Liverpool insight

Liverpool's drive for expansion

June 28, 2013
By Mike Whalley

The story of the Premier League is one of growing commercialism off the field; and a complete shift in the balance of power on it from Merseyside to Manchester, via the odd stop-off in London. Generally overlooked in the story of that power shift is the advantage of having a stadium surrounded by car parks.

Premier League
GettyImagesAnfield currently has the sixth-highest capacity among Premier League grounds

And yet, as Manchester United have supplanted Liverpool over the last 20-or-so years, perhaps that advantage should not be ignored. It is one that can be expressed, very simply, in numbers. In 1992, when the Premier League was formed, Old Trafford had a capacity of 34,031, temporarily reduced as the Stretford End was redeveloped. Anfield held 44,931. Today, United's home holds 75,769 fans, Liverpool's can hold only 45,552.

Over the last two decades, United have had the space to expand their ground on to the surrounding car parks, significantly increasing capacity, revenue and their ability to compete in an ever-more commercialised sport. Liverpool, hemmed in by tight streets and rows of housing, have been held back. For years, they have been looking for a way to break out and cash in.

After a generation of planning manoeuvres, property disputes and false starts, the story of Liverpool's attempts to free themselves of the physical and financial constraints of their Anfield home looks to be entering its final stages. It is one that has repeatedly brought them into conflict with their local community.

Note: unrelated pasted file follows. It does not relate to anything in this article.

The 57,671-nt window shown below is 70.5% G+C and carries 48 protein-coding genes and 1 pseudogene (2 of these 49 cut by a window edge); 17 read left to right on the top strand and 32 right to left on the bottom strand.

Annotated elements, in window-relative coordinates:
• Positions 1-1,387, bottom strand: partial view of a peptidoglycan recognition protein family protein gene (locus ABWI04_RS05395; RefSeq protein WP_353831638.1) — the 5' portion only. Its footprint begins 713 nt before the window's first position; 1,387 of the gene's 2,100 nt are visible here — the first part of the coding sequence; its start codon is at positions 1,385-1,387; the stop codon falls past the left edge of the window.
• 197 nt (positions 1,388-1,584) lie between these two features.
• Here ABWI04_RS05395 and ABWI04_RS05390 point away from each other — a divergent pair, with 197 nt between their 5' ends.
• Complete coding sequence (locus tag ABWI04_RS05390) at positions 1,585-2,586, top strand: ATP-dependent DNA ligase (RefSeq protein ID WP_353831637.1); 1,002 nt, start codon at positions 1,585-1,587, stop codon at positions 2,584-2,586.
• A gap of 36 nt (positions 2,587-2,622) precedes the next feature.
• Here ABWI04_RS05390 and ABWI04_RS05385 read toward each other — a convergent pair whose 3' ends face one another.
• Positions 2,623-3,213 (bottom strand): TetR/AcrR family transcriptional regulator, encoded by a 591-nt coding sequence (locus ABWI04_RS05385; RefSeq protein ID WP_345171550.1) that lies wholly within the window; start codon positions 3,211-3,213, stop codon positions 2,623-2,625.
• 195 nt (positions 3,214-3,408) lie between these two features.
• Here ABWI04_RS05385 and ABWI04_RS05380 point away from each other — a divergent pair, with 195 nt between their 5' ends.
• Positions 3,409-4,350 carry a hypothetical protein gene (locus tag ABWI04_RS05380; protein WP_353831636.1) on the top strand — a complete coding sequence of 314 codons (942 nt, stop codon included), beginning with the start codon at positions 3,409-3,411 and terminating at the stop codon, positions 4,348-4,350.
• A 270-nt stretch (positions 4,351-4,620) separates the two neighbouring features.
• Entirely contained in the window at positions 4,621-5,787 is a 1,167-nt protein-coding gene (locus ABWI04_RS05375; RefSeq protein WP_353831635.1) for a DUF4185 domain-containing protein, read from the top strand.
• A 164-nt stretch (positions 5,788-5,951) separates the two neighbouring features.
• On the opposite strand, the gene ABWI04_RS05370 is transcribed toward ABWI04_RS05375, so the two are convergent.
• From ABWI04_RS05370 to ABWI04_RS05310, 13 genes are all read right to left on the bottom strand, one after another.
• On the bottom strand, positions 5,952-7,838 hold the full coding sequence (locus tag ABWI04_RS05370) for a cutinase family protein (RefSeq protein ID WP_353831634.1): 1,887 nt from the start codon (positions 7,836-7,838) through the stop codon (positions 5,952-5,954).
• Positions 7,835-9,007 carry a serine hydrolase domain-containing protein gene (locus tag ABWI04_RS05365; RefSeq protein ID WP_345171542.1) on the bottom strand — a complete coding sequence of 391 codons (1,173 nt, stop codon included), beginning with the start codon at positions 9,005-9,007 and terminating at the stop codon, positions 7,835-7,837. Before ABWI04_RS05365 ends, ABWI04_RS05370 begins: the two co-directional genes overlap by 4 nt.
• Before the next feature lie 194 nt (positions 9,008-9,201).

Liverpool have been looking to create a home big enough to house their ambitions since the days of their domination at home and in Europe. In the 1980s, the club planned to buy and demolish the houses on neighbouring Kemlyn Road in order to build an extended stand. But development was held up for a decade by two sisters, Joan and Nora Mason, who refused to leave the one remaining occupied house on the street.

It took until November 1990 for a settlement to be agreed, and for the house to be vacated, so that building work could finally begin. The Centenary Stand opened in 1992. While new stands have been built at The Kop and Anfield Road Ends since, there has been no further serious expansion. That is not for the want of trying. But those efforts have done serious damage to the club's reputation in the community.

What happened in the years after the Centenary Stand's construction was outlined in a detailed and damning article, published in May by Guardian journalist David Conn. It portrayed a club strategy so focused on stadium expansion as to leave the local community seriously, perhaps fatally, undermined.

In the mid-1990s, Conn wrote, Liverpool began buying up houses in the streets near the ground and leaving them empty, leading to dereliction and decline. Crucially, they did so without telling the residents what was going on. Whatever the motives for this, locals were left with the belief that the club were buying up houses by stealth to keep prices low, and to effectively acquire the land needed for expansion on the cheap. A more generous, and perhaps accurate, reading would be to suggest that the dereliction of the area was caused by Anfield boardroom indecision. It is difficult to judge, because the club declined to comment when Conn put his allegations to them.

Plans to expand the Main Stand and Anfield Road End first became public in 1999, three years after the club began buying houses in the streets around the ground. Those plans were scrapped early in the new millennium as residents complained that they had not been consulted about the demolition proposals. Instead, an ambitious vision arose for a new stadium in neighbouring Stanley Park. Finding the money to build the stadium, though, was an issue. Majority shareholder David Moores and chief executive Rick Parry sought investment, and the club was sold to Americans Tom Hicks and George Gillett in 2007.